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Integrated Crop-Livestock Production on Slopelands in Korea
Kee-Jong Lee
Dairy Research Division,
Livestock Experiment Station
Rural Development Administration,
Suweon, Korea, 1995-07-01

Abstract

Crop-livestock mixed farming was well integrated in the past, when farming in Korea was small-scale and mainly for subsistence. A farming systems research and development approach was followed, to increase the range of products and farm incomes by more intensive utilization of available labor and land. However, Korea's rapid industrialization transformed farming into a commercial, specialized type of production, and created a rural labor shortage. Under such circumstances, the production of crops became separated from the production of livestock. A new research approach should be toward productive and profitable farming which is highly intensive in terms of both capital and technical skill, while being environmentally friendly and part of a sustainable agricultural system. Work by multidiscipliniary teams will be needed to achieve this end.

Abstracts in Other Languages: 中文(909), 日本語(1029), 한국어(1101)

Introduction

The agriculture of Korea reflects its high population density (44 million people on 99 thousand km 2 land), the hilly or mountaineous topography (only 20.7% is arable land), and its cool temperate climate with a limited growing season (its land utilization intensity is around 110-150%). The traditional farming system, based on rice and barley production (63% of the arable land is paddy fields), was characterized until the 1960s by semi-subsistence small-scale crop-livestock farming. The average farm in 1965 had only 0.9 ha of arable land. More than half the total farm households raised beef cattle (the Korean native breed) and/or pigs and chickens. Of the households raising livestock and chickens, the average number raised were 1.1 cattle, 1.3 pigs, and 9 chickens per household. At this stage, the role of livestock was to supply draft power and manure, and earn some cash income. They also utilized otherwise idle resources of labor, and of feedstuffs such as crop by-products and wild grasses. However the rapid industrialization and economic growth of the last three decades has transformed both crop and livestock production. There is a farm labor shortage caused by the migration of rural people to industrial cities. The purpose of farming has changed, from subsistence to selling in the market place, and there has been progressive specialization which has gradually loosened the crop-livestock links of the past.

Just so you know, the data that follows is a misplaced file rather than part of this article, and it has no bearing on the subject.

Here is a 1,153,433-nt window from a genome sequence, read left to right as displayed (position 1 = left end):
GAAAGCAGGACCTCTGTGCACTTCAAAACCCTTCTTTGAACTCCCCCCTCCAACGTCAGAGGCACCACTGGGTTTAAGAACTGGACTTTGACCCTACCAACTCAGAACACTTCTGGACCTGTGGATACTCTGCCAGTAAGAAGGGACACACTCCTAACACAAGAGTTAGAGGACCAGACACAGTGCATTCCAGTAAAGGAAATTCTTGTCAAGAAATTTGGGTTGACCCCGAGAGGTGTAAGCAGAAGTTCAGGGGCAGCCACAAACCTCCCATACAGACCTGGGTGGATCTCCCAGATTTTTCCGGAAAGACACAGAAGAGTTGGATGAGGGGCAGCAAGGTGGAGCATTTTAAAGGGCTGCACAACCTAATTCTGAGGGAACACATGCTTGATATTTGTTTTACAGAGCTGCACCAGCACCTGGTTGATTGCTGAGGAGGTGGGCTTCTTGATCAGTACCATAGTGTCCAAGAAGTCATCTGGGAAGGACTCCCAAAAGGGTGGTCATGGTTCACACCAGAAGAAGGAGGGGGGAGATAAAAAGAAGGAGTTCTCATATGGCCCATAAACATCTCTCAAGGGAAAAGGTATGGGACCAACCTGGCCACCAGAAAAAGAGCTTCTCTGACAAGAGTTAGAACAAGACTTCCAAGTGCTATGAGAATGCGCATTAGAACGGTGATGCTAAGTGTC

Organization of Agricultural Research in Korea

Agricultural research and extension are the responsibility of the Rural Development Administration (RDA). This is under the administrative control of the Ministry of Agriculture, Forestry and Fisheries (MAFF) but has autonomous planning and implementation of rural development programs. The RDA headquarters in Suweon has 6 bureaux, while there are 15 subordinate research institutes on a national level, provincial RDAs, and city or country guidance offices at a local level.

Under this centralized system, extension and development achieved some degree of uniformity. However, the Korean government is now beginning to transfer government to local authorities. Local assemblies were formed a few years ago, and provincial governors and heads of cities or countries are to be elected next year (1996). Following this political change, agricultural extension and development can be expected to follow a more pronounced regional pattern.

Livestock Research

The major concern of livestock research during the 1960s and 1970s in Korea was to replace feed concentrates for cattle and pigs with other resources such as agricultural by-products, other roughage sources, and sweet potato, either the roots alone or roots and leaves made into silage. Research into grassland improvement and forage production on uplands included the selection and improvement of pasture and forage species, particularly for dairy cattle. A series of experiments on grassland establishment on hilly land by means of oversowing were conducted during the 1970s, accompanied by studies of the effects of burning, herbicides and heavy grazing to control the natural vegetation. There were also some studies on the utilization of native grasses and woodland pastures, but the results were not widely applied because the labor shortage in rural areas meant that such land was tending to revert to dense woodland.